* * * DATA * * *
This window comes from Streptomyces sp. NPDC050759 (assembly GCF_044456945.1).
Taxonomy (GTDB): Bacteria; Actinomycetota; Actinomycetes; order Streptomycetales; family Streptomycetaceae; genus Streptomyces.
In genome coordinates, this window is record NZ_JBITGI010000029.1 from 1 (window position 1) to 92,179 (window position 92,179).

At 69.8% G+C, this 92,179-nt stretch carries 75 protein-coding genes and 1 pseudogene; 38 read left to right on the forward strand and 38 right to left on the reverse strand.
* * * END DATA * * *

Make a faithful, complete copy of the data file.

This window comes from Streptomyces sp. NPDC050759 (assembly GCF_044456945.1).
Taxonomy (GTDB): Bacteria; Actinomycetota; Actinomycetes; order Streptomycetales; family Streptomycetaceae; genus Streptomyces.
In genome coordinates, this window is record NZ_JBITGI010000029.1 from 1 (window position 1) to 92,179 (window position 92,179).

At 69.8% G+C, this 92,179-nt stretch carries 75 protein-coding genes and 1 pseudogene; 38 read left to right on the forward strand and 38 right to left on the reverse strand.